The correlation between generous HSA contributions and increased enrollment in high-deductible health plans was significant across different industries and regions, with the exception of California, which had the most generous HSA contributions ($808 for singles and $1,316 for families) yet the lowest enrollment in CDHPs: only 11.3 percent of plans in California were CDHP plans and only 8.1 percent of employees were enrolled in them.
“Market dominance of Kaiser and a strong HMO preference in California offsets the rate relief offered by CDHPs, making the high deductible not worthwhile,” Goff suggested.
“In the Midwest, we still see some employers continuing to offer higher HSA contributions or lower premium contributions as a way to entice employees to these cost-saving plans,” noted Kinkade.
----------------------------------------------------------Some employers offer higher HSA contributions to entice employees into these cost-saving plans.----------------------------------------------------------
New England, which typically has the most generous health care packages overall, saw average HSA contributions of $685 for singles and $1,342 for families. South Central states had the lowest contributions: $360 for singles and $554 for families.
Nearly 36 percent of North Central states offered CDHP plans (the highest of any region) and more than 40 percent of employees in this region were enrolled in such plans (also the highest in the nation).
Source: United Benefit Advisors
In looking at the survey data by industry, construction, health care/social assistance, mining/oil and gas extraction, retail and wholesale provided the lowest HSA contributions for singles and families. Conversely, government employees had the most generous HSA contributions ($791 for singles and $1,431 for families).
“Construction companies typically hire young men who demographically don’t place a lot of value in benefits. Government, on the other hand, has traditionally substituted salary for benefits; one way to move those employees off an expensive plan is to fully fund their deductible,” says Goff. “But carrier motivations can also be at play. Some carriers give a certain premium discount to go to the high deductible plan. So if you have a low premium, i.e., construction because of a young male demographic, the premium may only come down $800 a year to add a $1,500 deductible. On the other hand, take a nursing home that has expensive premiums, the savings may be $1,700 to add a $1,500 deductible, making it a no-brainer to switch to an HSA plan.”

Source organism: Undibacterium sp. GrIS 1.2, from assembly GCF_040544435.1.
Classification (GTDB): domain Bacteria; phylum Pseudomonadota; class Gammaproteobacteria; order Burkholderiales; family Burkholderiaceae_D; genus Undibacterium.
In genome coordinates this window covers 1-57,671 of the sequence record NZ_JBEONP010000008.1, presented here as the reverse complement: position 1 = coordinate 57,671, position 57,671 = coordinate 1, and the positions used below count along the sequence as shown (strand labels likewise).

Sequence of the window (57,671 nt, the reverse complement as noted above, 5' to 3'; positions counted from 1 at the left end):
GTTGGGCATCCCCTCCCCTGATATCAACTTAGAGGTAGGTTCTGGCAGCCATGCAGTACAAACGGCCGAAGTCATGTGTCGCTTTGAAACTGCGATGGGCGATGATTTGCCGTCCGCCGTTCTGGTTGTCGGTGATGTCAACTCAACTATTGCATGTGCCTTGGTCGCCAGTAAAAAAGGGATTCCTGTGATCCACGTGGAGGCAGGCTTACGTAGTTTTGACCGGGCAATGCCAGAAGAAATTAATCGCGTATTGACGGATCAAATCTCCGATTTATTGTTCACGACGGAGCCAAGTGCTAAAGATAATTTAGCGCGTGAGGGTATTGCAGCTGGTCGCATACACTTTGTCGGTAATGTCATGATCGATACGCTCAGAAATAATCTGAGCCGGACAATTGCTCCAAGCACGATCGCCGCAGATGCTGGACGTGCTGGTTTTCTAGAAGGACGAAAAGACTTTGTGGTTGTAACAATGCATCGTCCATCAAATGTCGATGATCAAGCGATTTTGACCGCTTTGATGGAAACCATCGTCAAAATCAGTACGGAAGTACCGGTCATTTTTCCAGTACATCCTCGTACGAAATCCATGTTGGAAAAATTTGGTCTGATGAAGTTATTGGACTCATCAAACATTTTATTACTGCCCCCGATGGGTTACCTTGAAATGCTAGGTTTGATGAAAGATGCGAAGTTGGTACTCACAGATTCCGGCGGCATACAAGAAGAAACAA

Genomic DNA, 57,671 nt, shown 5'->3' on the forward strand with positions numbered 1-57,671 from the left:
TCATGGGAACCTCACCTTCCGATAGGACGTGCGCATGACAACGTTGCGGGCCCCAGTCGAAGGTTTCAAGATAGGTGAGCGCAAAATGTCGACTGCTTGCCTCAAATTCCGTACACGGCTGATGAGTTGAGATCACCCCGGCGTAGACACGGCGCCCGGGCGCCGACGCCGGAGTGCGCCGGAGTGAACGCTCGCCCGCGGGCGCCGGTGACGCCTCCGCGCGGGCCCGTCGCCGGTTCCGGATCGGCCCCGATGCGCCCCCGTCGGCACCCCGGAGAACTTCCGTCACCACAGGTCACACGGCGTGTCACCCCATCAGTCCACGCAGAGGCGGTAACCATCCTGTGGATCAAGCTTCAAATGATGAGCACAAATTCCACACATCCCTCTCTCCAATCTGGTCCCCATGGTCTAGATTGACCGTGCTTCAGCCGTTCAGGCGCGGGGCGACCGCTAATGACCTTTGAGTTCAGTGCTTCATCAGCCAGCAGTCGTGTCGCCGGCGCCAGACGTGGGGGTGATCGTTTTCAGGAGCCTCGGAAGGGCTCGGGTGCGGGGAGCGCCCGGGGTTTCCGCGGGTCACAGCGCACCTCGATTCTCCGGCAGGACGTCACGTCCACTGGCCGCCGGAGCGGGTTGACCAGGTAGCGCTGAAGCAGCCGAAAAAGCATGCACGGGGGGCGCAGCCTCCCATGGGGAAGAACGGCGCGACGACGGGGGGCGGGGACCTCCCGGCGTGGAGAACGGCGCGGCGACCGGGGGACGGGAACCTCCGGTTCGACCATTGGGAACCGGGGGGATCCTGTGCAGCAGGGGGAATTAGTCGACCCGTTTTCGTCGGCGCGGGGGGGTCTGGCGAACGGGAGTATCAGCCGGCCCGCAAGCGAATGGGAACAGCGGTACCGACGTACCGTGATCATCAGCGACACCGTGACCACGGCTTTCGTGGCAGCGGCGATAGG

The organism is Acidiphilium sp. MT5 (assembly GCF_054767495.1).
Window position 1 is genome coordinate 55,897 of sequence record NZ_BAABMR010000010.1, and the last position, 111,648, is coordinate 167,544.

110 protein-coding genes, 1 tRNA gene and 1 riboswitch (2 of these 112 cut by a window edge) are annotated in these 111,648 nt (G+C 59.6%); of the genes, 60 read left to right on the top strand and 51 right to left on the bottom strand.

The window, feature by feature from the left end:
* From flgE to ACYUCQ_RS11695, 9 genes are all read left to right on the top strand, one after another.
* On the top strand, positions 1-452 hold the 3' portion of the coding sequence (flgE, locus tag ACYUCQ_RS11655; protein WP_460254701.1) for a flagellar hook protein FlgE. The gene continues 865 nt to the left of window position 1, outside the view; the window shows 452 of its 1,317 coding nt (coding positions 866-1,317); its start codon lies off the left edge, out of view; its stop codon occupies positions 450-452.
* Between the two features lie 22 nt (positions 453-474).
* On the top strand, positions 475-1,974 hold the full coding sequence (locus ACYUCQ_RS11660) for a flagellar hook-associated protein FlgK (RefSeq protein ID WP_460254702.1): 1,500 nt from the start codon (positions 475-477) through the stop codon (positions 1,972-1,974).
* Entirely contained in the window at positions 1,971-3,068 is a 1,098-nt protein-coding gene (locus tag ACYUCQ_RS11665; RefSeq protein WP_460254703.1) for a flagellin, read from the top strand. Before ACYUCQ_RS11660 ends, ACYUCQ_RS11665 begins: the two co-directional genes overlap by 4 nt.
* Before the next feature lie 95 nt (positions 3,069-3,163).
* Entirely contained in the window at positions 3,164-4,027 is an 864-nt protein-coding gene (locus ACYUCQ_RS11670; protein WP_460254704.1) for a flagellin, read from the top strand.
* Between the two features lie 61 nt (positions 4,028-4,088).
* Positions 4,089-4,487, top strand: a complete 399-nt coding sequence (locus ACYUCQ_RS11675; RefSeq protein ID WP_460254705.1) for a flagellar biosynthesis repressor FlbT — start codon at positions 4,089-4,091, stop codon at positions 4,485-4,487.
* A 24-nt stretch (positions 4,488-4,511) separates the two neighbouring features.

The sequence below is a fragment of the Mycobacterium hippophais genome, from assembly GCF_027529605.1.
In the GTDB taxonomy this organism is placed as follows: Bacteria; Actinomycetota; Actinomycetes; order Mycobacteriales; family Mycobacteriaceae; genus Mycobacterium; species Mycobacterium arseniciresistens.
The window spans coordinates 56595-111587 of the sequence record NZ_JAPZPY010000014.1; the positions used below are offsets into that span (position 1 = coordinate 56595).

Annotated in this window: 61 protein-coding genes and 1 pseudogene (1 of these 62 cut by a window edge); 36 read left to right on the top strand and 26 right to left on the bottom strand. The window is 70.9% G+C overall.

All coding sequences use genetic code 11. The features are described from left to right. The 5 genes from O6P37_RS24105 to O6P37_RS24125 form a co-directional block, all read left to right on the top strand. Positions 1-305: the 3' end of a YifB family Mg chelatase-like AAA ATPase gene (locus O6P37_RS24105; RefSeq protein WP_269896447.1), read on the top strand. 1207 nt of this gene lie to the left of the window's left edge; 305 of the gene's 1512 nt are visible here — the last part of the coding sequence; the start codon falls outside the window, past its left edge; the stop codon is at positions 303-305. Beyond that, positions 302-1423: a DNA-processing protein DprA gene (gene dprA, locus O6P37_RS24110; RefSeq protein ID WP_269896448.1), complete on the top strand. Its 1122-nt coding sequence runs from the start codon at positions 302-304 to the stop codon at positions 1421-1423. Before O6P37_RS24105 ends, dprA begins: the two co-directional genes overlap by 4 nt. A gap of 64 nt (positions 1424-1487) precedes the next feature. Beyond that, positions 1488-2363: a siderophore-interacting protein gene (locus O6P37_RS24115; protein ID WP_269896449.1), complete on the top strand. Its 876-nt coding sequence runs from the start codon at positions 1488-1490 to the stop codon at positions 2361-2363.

The strategy of attracting employees to CDHP plans with generous HSA contributions has worked in the finance and insurance industry as well, where 32.3 percent of plans were CDHPs (the highest of any industry) and enrollment was 32.1 percent (also the highest enrollment of any industry). HSA contributions in the finance and insurance industry were at $634 for singles and $1,074 for families, 20.7 percent and 18.7 percent above average, respectively.
While CDHP offerings were up 8 percent from 2012, they were largely unchanged from 2013, UBA found. From an enrollment standpoint, however, CDHPs have seen increases of more than 30 percent in the last two years (15.6 percent to 20.6 percent), despite overall decreases in employer contributions to HSAs.
Despite the decrease in employer contribution levels noted by UBA, more employers are offering HSAs to help workers save for health care today and in the future. Fidelity Investments, a large provider of employee HSAs, reported
34 percent increase in HSA employer clients in 2014. This marked the firm’s fourth straight year of double-digit client growth in this area.
“Clients are asking us to help their employees save for rising health care costs today and in retirement, and an HSA can go a long way toward meeting that goal,” said Eric Dowley, senior vice president at Fidelity.